Given enough time, it’s inevitable that you will figure out what you are hearing. But what about knowing what you hear in the moment? For this, you must practice speed.
You can practice speed whenever you hear a song on the radio, when you’re at your instrument, or just in your head. The key is to be relaxed, yet alert, and set the intention of your practice session to improve your speed. The most accurate form of measurement would be a stop watch or timer of some sort. You could measure the time it takes to get a single answer right or how long it takes to get a group of answers right. Then try to beat your previous measurements. Do this with intervals, chords, pitches, and anything else musical that you want to be able to identify.
Even though you are focusing on speed, don’t worry about how long it will take to meet your goals. That’s not really the point of this practice. The point is to use whatever level of improvement you’ve gained to make better music. Having goals and setting dates can be important, but don’t lose sight of the big picture.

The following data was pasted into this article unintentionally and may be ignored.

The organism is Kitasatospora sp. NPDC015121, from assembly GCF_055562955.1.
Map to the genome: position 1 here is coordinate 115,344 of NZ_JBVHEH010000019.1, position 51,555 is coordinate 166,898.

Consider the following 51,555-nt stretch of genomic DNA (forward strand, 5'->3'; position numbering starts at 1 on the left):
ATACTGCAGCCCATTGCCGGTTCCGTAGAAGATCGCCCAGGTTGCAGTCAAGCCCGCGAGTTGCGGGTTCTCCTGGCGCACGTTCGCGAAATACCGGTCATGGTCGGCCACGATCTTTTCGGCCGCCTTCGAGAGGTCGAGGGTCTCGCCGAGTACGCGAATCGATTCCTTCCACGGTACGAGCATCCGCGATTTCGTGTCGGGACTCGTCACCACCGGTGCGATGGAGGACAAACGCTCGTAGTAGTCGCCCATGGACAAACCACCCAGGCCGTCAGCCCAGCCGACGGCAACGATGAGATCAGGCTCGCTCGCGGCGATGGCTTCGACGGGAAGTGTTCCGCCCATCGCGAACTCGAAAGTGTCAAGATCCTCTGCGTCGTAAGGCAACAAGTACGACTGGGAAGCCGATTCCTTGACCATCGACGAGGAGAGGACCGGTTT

Practice so that you can make better music.
Anthony McKee says
Thank you for sending me these absolute pitch emails. They have been very helpful from the time I learned to play guitar about a year and a half ago, which tremendous improvement has been slow and hardwork but I can see it paying off right in front of me. Also the benefits of playing an instrument and the quality of life I seem alot happier, more confident, content with life, and more eager to learn. So thanks for helping me out because im self taught but im actually teaching myself by ear and not using wrong tabs or youtube videos off the internet. So thank you for saving me a world of time as well.